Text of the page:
NEON breathes fresh air into the mainframe

Not long ago, it was widely considered that, although the mighty mainframe still plays a central role in many enterprise IT architectures, it was not a technology that was growing. The fact that the mainframe market was dominated entirely by a single company – IBM – did not attract all that much attention as a result.

Recently, however, this has begun to change. In October 2009, the US Department of Justice announced an investigation into IBM’s mainframe business. The investigation relates to accusations made by a small company named T3 Technologies, which sells alternative hardware for mainframe operating systems. It says that IBM is violating its rights by preventing its operating systems from working on T3 hardware, allegations that IBM has denied.

Meanwhile, IBM’s mainframe business has come under attack from a little-known mainframe management tools vendor called NEON Enterprise Software. Having been in the business for 14 years, NEON recently made a technical breakthrough – it figured out how to run IBM software, such as database software DB2, database management tool IMS and its CICS transaction server – on mainframe hardware using so-called ‘specialty processors’.

These processors were introduced by IBM – as a response to competitive price pressure – so that certain mainframe workloads could be executed without incurring the per-cycle fees that it otherwise charges for use of its ‘general purpose’ mainframe processors. Certain workloads, that is, but not all.

NEON says its product zPRIME, launched in June 2009, bypasses that limitation. This makes using mainframes cheaper in two ways, it says. Not only does it remove the software charges associated with using ‘general purpose’ processors, but ‘specialty processors’ are themselves significantly cheaper to acquire.

“We’ve had customers telling us that this can save them 20% of their IT budget,” says NEON CEO Lacy Edwards.
“The response we’ve had has been incredible,” he adds. “We have approaching 100 companies that are in evaluation, and a number of customers that are now in production.”

Of course, this has not gone unnoticed by IBM. Around the time of zPRIME’s launch, the company circulated a letter to customers saying that, while it did not have “enough information about the referenced product [zPRIME] to comment on any specific product-related claims,” any system that allows mainframe software to be run entirely on specialty processors “should be evaluated to determine whether installation and use of such a product would violate…the IBM Customer Agreement…and/or the licence governing use of the IBM ‘Licensed Internal Code’”.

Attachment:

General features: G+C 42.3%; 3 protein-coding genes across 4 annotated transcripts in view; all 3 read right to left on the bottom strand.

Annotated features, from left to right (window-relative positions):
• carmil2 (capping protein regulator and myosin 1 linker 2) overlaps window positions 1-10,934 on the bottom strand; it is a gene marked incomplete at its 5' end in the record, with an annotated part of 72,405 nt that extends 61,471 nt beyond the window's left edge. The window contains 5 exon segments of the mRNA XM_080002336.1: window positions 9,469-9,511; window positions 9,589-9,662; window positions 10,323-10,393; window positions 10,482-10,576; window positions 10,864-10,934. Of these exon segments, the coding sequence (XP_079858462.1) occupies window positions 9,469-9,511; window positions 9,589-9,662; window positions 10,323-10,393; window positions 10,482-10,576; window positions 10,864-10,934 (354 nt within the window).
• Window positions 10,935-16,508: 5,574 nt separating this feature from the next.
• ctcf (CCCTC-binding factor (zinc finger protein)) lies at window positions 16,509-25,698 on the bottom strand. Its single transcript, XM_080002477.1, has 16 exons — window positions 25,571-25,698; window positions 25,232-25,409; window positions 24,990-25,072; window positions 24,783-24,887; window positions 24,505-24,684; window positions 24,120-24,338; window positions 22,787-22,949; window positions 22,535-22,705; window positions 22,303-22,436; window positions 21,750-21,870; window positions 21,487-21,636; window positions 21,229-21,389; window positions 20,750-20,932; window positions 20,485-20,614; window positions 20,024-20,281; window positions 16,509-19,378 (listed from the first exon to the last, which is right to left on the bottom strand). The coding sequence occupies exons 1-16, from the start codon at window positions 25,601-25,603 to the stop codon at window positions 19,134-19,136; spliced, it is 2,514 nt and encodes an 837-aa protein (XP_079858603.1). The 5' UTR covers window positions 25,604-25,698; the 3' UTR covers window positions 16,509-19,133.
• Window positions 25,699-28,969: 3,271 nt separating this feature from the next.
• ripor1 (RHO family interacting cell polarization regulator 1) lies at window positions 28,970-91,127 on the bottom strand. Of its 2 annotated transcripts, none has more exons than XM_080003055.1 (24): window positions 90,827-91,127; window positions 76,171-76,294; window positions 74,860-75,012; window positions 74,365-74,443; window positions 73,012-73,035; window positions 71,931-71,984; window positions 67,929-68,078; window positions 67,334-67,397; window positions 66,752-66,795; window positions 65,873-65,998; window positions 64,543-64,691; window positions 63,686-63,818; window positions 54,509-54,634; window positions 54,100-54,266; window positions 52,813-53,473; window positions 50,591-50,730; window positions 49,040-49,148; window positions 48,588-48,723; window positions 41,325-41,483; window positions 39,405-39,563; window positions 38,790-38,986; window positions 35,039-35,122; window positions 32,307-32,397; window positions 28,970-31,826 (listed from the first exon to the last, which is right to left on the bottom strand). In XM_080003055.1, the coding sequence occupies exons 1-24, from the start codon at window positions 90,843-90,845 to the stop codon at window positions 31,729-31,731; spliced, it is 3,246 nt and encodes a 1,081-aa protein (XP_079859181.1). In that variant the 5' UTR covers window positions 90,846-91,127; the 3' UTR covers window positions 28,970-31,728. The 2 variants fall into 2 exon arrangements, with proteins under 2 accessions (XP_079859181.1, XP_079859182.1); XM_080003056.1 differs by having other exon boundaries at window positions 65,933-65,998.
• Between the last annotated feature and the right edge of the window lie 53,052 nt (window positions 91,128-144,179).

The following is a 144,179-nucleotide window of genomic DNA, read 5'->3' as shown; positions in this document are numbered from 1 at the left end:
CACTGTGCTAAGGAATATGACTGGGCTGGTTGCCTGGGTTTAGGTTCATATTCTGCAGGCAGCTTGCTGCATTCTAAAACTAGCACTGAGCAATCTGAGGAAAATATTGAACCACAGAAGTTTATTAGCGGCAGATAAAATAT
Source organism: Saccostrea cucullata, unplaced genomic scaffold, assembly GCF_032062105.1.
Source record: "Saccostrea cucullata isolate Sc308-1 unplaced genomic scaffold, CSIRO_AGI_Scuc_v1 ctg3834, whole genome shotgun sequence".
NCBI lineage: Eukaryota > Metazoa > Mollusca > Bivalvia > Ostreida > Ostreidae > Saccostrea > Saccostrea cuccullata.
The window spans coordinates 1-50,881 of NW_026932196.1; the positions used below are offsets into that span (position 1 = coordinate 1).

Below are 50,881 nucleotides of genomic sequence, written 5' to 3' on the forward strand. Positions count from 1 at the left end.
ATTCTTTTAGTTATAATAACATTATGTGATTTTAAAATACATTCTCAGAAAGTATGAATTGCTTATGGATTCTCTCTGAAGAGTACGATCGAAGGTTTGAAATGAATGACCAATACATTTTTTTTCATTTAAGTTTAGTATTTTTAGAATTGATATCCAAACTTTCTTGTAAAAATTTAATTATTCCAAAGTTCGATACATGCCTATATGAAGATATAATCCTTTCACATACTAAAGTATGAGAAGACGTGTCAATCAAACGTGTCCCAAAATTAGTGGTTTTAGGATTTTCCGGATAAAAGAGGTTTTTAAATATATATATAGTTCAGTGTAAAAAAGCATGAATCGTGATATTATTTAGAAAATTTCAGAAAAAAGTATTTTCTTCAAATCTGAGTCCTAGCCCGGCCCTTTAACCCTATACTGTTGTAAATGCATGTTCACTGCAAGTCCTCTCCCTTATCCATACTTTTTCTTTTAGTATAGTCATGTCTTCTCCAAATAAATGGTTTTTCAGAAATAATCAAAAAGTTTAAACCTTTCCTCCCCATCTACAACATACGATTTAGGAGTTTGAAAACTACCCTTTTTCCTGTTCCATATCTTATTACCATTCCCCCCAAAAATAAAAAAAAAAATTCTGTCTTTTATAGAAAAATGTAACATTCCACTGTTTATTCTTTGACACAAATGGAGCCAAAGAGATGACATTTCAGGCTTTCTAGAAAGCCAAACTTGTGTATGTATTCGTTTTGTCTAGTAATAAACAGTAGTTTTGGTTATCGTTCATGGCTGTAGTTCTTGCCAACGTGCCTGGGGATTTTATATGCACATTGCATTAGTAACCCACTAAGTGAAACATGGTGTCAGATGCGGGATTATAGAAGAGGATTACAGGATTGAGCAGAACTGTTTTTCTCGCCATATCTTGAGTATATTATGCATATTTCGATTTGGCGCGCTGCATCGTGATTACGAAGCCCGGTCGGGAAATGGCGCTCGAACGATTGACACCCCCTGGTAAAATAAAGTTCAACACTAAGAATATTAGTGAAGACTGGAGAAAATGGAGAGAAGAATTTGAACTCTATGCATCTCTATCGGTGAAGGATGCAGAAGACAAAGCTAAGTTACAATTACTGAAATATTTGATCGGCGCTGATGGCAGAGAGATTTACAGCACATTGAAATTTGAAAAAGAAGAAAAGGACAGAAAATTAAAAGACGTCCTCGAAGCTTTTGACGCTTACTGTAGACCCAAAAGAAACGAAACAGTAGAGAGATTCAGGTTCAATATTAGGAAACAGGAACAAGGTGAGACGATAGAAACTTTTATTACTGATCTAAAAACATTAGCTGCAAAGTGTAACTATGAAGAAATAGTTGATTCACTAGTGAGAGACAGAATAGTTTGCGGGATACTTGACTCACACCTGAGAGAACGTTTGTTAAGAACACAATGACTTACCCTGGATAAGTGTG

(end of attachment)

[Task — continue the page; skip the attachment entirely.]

“Clearly, this is an area in which IBM is going to lose revenue,” says Edwards. “And it is reacting in a way that you would expect any business to do. But there is nothing it can do to stop our customers from using this product – we’ve checked very thoroughly.” Before launching zPRIME, he says, NEON engaged a law firm and an ‘expert witness’, both of whom said that it violates neither IBM’s intellectual property nor its licence agreements.

In fact, Edwards argues, zPRIME will revive the viability of mainframes. “Long term, the use of zPRIME will make the mainframe attractive, which it would not have been previously,” he says. Edwards argues that, in light of the cost reductions, businesses will soon be considering launching new applications on mainframes – something he hasn’t seen for many years.

According to Bryan Foss, an independent IT consultant and academic, customers are not interested in arguments between suppliers, but they are interested in cutting the cost of operations, both in the long and the short term.

Foss argues that reducing the cost of mainframe operations represents a significant opportunity to reduce expenditure in the short term, but of late it has not been the focus.

“Sometimes, organisations don’t realise how important their mainframes are,” he says. “I recently worked with an insurance company, and 70% of their policies were processed on their mainframe. But all of their new expenditure went on new applications, which were pretty peripheral to what they were actually doing.”

Perhaps that lack of focus has been a result of the perception that in mainframes nothing much is changing.
So whatever the fate of NEON, and of the investigation into IBM, such activities might well trigger a renewed period of mainframe innovation.

Pete Swabey

Pete Swabey

Pete was Editor of Information Age and head of technology research for Vitesse Media plc from 2005 to 2013, before moving on to be Senior Editor and then Editorial Director at The Economist Intelligence...

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